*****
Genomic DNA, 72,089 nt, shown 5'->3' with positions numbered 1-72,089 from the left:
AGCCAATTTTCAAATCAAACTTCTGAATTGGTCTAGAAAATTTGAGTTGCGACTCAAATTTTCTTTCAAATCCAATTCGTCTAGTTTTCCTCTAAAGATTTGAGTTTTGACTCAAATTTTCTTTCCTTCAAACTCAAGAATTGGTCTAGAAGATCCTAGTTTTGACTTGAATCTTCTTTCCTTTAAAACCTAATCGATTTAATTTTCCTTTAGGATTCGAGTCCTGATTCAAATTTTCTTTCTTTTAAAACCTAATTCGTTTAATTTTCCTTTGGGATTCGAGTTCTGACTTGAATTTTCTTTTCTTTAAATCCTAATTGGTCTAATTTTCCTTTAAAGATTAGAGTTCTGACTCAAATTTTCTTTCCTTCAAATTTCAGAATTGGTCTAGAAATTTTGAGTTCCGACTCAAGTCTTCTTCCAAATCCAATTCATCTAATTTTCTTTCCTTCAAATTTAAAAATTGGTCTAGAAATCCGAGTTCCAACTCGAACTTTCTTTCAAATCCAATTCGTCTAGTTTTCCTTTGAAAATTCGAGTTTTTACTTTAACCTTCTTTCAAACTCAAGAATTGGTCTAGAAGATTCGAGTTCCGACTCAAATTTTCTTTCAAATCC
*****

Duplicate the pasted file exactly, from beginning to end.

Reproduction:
Genomic DNA, 72,089 nt, shown 5'->3' with positions numbered 1-72,089 from the left:
AGCCAATTTTCAAATCAAACTTCTGAATTGGTCTAGAAAATTTGAGTTGCGACTCAAATTTTCTTTCAAATCCAATTCGTCTAGTTTTCCTCTAAAGATTTGAGTTTTGACTCAAATTTTCTTTCCTTCAAACTCAAGAATTGGTCTAGAAGATCCTAGTTTTGACTTGAATCTTCTTTCCTTTAAAACCTAATCGATTTAATTTTCCTTTAGGATTCGAGTCCTGATTCAAATTTTCTTTCTTTTAAAACCTAATTCGTTTAATTTTCCTTTGGGATTCGAGTTCTGACTTGAATTTTCTTTTCTTTAAATCCTAATTGGTCTAATTTTCCTTTAAAGATTAGAGTTCTGACTCAAATTTTCTTTCCTTCAAATTTCAGAATTGGTCTAGAAATTTTGAGTTCCGACTCAAGTCTTCTTCCAAATCCAATTCATCTAATTTTCTTTCCTTCAAATTTAAAAATTGGTCTAGAAATCCGAGTTCCAACTCGAACTTTCTTTCAAATCCAATTCGTCTAGTTTTCCTTTGAAAATTCGAGTTTTTACTTTAACCTTCTTTCAAACTCAAGAATTGGTCTAGAAGATTCGAGTTCCGACTCAAATTTTCTTTCAAATCC